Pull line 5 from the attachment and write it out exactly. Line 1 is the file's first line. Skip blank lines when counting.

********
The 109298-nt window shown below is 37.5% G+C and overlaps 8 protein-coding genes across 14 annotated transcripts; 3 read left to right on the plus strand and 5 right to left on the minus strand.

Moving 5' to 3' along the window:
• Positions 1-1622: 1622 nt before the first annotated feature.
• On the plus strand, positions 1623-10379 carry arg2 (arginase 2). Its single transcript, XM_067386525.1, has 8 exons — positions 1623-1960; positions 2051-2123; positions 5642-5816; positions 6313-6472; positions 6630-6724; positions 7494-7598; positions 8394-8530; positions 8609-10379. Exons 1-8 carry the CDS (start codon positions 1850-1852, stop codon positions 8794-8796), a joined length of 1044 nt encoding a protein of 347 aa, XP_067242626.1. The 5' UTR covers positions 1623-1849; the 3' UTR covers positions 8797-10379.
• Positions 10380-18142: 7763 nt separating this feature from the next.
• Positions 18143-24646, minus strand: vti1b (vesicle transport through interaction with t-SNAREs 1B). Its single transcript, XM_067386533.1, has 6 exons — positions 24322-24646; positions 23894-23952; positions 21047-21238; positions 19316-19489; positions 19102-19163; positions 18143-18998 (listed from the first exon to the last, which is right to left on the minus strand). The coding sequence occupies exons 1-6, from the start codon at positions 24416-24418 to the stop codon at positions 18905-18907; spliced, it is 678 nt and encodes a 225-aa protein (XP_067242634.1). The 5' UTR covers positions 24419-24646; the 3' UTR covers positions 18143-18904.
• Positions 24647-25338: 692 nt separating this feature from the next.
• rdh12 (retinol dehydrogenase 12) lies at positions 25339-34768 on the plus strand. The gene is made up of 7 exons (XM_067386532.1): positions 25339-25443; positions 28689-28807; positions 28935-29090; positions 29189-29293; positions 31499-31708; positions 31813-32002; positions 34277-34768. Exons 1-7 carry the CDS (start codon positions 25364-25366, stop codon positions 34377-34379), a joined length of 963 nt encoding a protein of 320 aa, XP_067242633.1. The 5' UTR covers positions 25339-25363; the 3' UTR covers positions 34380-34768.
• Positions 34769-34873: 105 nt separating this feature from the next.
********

• Positions 10380-18142: 7763 nt separating this feature from the next.